Eternal Sunshine of the Bluish Kind: A Review of ‘Blue is the Warmest Color’

I had heard a lot of things about Blue is the Warmest Color, Abdellatif Kechiche’s new film, before actually seeing it. I knew that the 66th Cannes Film Festival had awarded the film the Palme d’Or, granting the prize to the director and the lead actresses, which it doesn’t often do. In her New York Times review, Manohla Dargis accused Kechiche of showing off his protagonist’s “derrière,” making a film more about his own “desires than anything else.” I had seen an interview in which said actresses called Kechiche exploitative and difficult, especially when directing the raunchier scenes. A girl in my dorm told me the seven-minute lesbian sex scene was reason enough to see the film. (Though in Idahoan theaters—yes, that’s the adjective for Idaho—it was enough to get it banned.) I had heard it called sexy, sincere, funny, dark, distressing, long, groundbreaking, compelling, beautiful—all the adjectives from the recent campus production of Attempts on Her Life.

When I actually went to see the film the adjective that most came to mind was “overwhelming.” (Or, rather, “intoxicating.”) Blue chronicles a few years in the life of Adèle (Adèle Exarchopoulos), a 17-year-old high school student who, unsatisfied with boys she meets (and reluctantly has sex with), enters into a relationship with the 24-year-old Emma (Léa Seydoux), a painter at theBeaux-Arts. The two hours and 59 minutes of screen time chart the blossoming, flourishing, and ultimate disintegration of their relationship and the effect it has on Adèle as she grows from teenager into young adult.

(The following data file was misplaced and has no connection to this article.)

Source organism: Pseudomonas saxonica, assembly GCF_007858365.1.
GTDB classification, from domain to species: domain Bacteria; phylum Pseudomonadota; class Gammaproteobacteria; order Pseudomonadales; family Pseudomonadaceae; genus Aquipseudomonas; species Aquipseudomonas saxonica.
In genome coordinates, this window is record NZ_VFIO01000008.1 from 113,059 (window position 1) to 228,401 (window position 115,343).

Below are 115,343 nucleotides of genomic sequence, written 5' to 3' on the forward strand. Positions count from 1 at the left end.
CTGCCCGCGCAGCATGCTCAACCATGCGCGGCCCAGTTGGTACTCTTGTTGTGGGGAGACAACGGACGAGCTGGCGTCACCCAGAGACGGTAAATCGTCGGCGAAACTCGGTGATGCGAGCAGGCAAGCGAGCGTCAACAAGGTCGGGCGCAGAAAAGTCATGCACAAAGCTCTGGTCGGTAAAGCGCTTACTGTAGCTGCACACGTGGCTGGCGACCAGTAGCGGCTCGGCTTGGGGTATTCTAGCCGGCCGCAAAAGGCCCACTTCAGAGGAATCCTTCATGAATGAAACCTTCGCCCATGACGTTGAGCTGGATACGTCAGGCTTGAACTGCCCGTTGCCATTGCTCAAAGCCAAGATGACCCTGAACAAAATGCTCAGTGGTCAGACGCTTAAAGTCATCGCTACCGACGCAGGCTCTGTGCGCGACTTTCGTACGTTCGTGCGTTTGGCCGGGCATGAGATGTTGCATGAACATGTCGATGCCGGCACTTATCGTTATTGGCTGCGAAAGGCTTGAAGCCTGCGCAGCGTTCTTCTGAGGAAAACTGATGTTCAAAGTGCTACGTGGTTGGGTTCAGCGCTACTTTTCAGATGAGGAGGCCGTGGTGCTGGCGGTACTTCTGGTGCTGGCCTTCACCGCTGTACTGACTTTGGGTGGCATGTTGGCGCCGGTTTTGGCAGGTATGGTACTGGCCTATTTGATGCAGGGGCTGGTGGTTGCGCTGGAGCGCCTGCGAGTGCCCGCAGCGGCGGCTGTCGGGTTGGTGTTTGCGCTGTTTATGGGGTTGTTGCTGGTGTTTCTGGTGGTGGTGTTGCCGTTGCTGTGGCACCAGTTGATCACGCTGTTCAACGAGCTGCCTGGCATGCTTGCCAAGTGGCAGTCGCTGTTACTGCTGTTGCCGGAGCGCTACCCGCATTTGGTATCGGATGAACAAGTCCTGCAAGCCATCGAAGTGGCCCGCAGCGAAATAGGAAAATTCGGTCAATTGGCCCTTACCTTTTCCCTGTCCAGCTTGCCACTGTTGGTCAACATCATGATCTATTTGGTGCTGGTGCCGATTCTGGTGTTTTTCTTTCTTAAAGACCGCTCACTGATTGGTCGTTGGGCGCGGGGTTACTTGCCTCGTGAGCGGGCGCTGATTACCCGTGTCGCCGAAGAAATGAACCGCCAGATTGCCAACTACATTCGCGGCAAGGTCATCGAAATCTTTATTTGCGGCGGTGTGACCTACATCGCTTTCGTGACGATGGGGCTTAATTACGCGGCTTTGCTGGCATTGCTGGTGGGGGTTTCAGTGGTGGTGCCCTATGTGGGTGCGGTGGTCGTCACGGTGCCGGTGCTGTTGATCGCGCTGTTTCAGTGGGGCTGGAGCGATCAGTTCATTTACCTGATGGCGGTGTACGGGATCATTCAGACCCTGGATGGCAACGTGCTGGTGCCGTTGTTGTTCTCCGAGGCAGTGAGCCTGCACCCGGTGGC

For such a long film, there are very few shots—maybe 15 or 20—that aren’t close-ups or extreme close-ups. The majority of images in the film are full-screen shots of character’s faces or segments of their bodies, in particular Adèle’s. At dinner scenes, we learn they are eating pasta before we see the food because of the marinara droplets on Adèle’s chin; we know when she has been crying because of the red bags under her eyes and the dried snot above her lips; we learn to gauge her mood by the fold of skin around the corner of her mouth and the slanting of lines between her eyes and nose. And as she is such a gifted actress, each microexpression that flits across her face is magnified in the close shots. This one of the overwhelming, or, rather, intoxicating parts of the film. We come to know her face very well as we watch the action of the film transpire across it, reacting to each new conflict or revelation. This makes it hard to look away.

But by now you might be thinking: Enough of this cinematography bullshit—you mentioned sex and you better talk about sex. I guess it’s that time. In fact, it would be impossible to review the film without talking about sex—there’s the quick, though still graphic, heterosexual encounter near the start of the film between Adèle and Samir (Salim Kechiouche); the much discussed, almost seven-minute lesbian romp (Adèle’s first); and the various, not-quite-so-long sex scenes that follow it. These scenes are, of course, explicit, but they don’t feel pornographic or degrading. The lesbian scenes are indulgent, even to the point of being funny or boring, but they also feel celebratory, almost reveling in their over-the-top-ness. In his New Yorker review Anthony Lane, with typical New Yorker film-reviewing pretentiousness, commented on an image of the lovers locked in a “soixante-neuf.” Emma and Adèle engage in all sorts of romantic geometry, but the scenes aren’t accompanied by a sentimental score, nor are they what Exarchopoulos called the “three bounces and then that’s all,” which we often see in film—they’re excessive but passionate, expressing an intimacy and joie de vivre (vive la France!) that is rare in cinematic sex.